To prepare for impending earthquakes, California has made serious measures to improve seismic codes for all buildings, but hospitals are the only facilities that must meet these standards–or risk closure. The costs for the upgrades are primarily the responsibility of the hospitals, which is causing problems for facility managers in this sector. This NPR report by Cy Musiker of KQED examines the “Catch-22” situation in California’s hospitals. Here is a summary of Musiker’s story. A 1971 earthquake in Southern California (the Somar Quake) killed 46 patients and staff members in the Veterans Hospital and prompted lawmakers to set a deadline, 2008, for seismic standard requirements in the state’s hospitals. Extensions have been granted until 2013 for nearly half of the facilities, but an even tougher standard will roll into action in 2030. The 2030 standards will require all hospitals to be fully operational after a major quake. Right now, nearly one third of California’s hospitals are “seismically unsafe.” But administrators say they can’t afford expensive upgrades without going broke or cutting services. Boards won’t finance improvements in older facilities (their argument being, “why pour resources into a ‘money pit?’), but building new facilities are also cost prohibitive. Most hospitals can not afford the upgrades without some financial assistance from the state, which is only being given to children’s hospitals in the state. In 2001, cost estimates by the Rand corporation put the price tag at approximately $41 billion for the rest of the non-compliant health care facilities in California. The health care industry in California is lobbying hard to extend deadlines once again, but the state’s nursing union is arguing against the extensions, claiming that the hospitals are big money makers and should be able to afford the upgrades. Either way, an extension will only translate into higher costs for retrofits in most cases, and a delay could cost many lives, should another major earthquake hit the state. While larger, for profit hospitals may be able to foot the bill of seismic upgrades, smaller non profit or rural hospitals will struggle and many may be forced to close. Oftentimes, when money does become available in these facilities, it is spent on new equipment instead of infrastructure. Generally, administrators are too busy dealing with day to day operations to worry about seismic standards, a prioritization problem that could come back to haunt them–especially if hospitals are forced to close because of their failure to meet the standards. The full piece can be found here.
Cutting-edge radar technology may soon make obsolete the slow, destructive and expensive methods now available to detect hidden moisture and mold behind wallboards, according to a report released by the Air-Conditioning and Refrigeration Technology Institute (ARTI). Existing technology to detect mold behind walls requires stripping wall coverings to inspect hidden surfaces visually or boring holes into numerous wall sections to extract and culture samples. The disassembly and drilling must be done very slowly and carefully to avoid spreading mold spores and fragments through the building, which increases the cost of remediation, according to the report. “The economic problems created by hidden moisture are enormous,” said ARTI’s Director of Research Steve Szymurski. “Real estate property damage from mold growth has cost millions of dollars and the price tag for this problem is growing because of costly mold litigation. Therefore, developing better detection instruments that can locate hidden problems quickly, inexpensively, and nondestructively is an important research priority.” In their feasibility study, Atlanta-based Georgia Tech Research Institute (GTRI) investigators soaked gypsum wallboard, used in most homes today, with water infused with mold spores to encourage mold growth, and allowed the spores to germinate in a humid environment. Using a radar system, researchers scanned the wall and found the technology to be effective in accurately pinpointing areas of hidden moisture behind the wallboard. While their research indicates that the technology can feasibly provide an image detecting mold growth on the back of wallboard, additional research is still needed to develop the technology so that it can unequivocally distinguish mold growth from moisture alone. In their report, GTRI researchers said the future challenge is to develop a system small enough to be taken into the field by a mold remediation practitioner. “The researchers considered testing several other technologies including gamma-ray imaging, X-ray imaging, T-ray imaging, and neutron beam analysis; however, all but radar had cost, safety, and portability limitations,” said Szymurski. This research was conducted with funding from ARTI, U.S. Department of Housing and Urban Development, and Munters Moisture Control Services. ARTI funding for this project was provided in part by the U.S. Department of Energy through Cooperative Agreement No. DE-FC05-99OR22674. The executive summary of the report can be downloaded from this link. The full report can be found here.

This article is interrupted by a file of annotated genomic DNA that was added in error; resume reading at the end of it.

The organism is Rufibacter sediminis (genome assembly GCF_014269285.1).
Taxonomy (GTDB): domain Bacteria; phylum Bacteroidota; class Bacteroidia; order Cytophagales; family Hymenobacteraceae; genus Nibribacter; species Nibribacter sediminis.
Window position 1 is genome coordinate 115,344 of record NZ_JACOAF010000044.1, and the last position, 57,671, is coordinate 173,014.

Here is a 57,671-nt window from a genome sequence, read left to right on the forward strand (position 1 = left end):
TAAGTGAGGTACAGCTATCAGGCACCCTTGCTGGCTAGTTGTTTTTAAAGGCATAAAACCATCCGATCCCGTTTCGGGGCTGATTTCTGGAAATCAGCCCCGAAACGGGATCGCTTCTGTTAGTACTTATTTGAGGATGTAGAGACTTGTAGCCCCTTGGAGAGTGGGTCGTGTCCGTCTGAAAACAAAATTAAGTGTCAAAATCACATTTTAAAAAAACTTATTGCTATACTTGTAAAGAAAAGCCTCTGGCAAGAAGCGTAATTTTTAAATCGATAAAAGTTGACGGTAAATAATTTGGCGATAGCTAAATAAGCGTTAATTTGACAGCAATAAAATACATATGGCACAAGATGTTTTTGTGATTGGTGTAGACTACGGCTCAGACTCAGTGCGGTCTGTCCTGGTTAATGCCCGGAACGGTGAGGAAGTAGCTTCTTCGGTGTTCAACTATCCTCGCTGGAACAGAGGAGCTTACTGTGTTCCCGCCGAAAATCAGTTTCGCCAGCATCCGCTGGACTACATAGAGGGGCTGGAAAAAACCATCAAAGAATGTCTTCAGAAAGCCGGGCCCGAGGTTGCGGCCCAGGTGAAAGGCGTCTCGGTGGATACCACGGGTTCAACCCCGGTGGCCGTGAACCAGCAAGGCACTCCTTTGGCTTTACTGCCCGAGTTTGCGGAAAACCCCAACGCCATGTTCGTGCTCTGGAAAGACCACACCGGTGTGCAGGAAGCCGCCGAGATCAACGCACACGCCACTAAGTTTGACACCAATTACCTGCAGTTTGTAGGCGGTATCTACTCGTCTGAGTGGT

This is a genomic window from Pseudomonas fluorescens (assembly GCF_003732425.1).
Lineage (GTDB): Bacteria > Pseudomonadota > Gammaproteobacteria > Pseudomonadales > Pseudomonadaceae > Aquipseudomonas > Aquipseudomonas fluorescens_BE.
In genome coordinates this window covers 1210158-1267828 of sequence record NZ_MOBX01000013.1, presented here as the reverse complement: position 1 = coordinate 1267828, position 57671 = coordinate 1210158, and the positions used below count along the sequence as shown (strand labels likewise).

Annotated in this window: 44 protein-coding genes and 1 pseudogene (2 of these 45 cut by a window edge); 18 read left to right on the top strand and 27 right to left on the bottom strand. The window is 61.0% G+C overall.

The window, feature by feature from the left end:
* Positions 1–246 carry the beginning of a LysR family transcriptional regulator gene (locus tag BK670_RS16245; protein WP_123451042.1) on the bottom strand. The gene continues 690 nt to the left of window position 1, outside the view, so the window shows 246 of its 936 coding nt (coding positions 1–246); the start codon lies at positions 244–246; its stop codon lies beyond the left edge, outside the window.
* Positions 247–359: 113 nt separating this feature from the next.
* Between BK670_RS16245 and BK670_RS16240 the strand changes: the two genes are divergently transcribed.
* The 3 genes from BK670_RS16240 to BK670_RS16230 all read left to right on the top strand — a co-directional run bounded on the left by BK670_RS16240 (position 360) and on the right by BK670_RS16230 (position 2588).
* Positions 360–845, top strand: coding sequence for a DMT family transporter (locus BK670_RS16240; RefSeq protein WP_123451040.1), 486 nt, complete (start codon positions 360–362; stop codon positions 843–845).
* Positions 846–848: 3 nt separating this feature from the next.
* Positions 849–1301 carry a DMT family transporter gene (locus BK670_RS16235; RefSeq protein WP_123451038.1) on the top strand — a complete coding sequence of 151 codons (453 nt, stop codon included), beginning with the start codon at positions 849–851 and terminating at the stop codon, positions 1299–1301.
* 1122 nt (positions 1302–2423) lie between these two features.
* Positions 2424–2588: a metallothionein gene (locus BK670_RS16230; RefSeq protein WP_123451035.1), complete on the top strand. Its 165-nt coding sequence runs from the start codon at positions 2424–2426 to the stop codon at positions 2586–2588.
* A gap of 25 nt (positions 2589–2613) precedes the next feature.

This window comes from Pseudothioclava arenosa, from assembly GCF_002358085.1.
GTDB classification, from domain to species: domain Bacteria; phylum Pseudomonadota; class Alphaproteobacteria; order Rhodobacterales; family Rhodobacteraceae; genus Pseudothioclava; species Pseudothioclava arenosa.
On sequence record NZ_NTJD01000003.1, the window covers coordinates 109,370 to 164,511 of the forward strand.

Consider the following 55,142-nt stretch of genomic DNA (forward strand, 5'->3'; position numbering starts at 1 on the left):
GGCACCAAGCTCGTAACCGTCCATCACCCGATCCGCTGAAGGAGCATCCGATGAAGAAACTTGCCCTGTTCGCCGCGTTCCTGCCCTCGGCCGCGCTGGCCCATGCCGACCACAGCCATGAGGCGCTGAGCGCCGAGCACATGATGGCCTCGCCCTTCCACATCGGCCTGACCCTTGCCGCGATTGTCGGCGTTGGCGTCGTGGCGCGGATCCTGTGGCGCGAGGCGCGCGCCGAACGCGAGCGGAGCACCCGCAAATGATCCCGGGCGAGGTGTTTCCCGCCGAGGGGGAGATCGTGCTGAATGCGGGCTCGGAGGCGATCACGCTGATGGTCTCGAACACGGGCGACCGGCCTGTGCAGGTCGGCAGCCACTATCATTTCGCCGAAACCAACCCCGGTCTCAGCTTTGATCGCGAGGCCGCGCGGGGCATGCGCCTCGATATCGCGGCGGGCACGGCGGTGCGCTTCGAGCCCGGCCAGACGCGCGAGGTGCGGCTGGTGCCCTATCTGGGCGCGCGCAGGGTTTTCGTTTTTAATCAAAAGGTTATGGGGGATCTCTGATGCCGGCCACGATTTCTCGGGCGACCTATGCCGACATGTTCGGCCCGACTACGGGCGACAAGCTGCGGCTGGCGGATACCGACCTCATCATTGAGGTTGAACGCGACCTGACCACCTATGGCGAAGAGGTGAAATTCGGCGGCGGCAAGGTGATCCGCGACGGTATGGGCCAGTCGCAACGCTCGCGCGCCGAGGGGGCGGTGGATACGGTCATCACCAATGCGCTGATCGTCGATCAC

The Building Owners and Managers (BOMA) International applauds Congress with its passage of the “Tax Relief Extension Reconciliation Act of 2005” (H.R. 4297) by a margin of 244-185 in the House and 54-44 in the Senate. The measure should receive the President’s signature immediately. The bill extends for two years, until 2010, the BOMA International-supported tax cut on capital gains and dividends that are set to expire in 2008. “The extension of the tax cuts on capital gains and dividends will continue to help supplement and bolster our already strong economy,” said BOMA International Chairman David W. Hewett, RPA, CPM, CCIM, FMA, CFM, principal for Trammell Crow Company, Auburn Hills, MI. “Such policy will contribute to the ability of companies to acquire and develop additional commercial properties, increase the financing or refinancing investment in those properties, and increase employment of skilled workers involved in construction, renovation and remodeling work.” BOMA advocated for Congress to extend this two-year extension on capital gains and dividends as well as the extension of the 15-year depreciation schedule on leasehold improvements. Unfortunately, the leasehold improvement language, along with other important extensions such as brownfields expensing, were removed from the final conference report. BOMA will continue to advocate for these policies to be included in a second tax bill that could receive consideration before the Memorial Day recess.
Believe it or not, Saturday, May 13 marked the one year birthday of FacilityBlog. Let’s turn back the calendar 365 days to see what was being discussed one year ago: Friday, May 13, 2005 Welcome to FacilityBlog Friday the 13th seems like as good a day as any to start a Blog, especially with the news of major base closures looming around the country. The announcement, which was officially released today, was actually leaked to our offices yesterday by someone who knows someone who works in the facilities department of our local military neighbor, Fort Monmouth. Naturally, this was all taken with a grain of salt, but sure enough, the local rumor mill was actually right for once. In the year that has passed, FacilityBlog has hosted more than 7,700 visitors who have viewed more than 13,000 pages. The editors have posted 463 stories in that year–and we have every intention to keep on posting!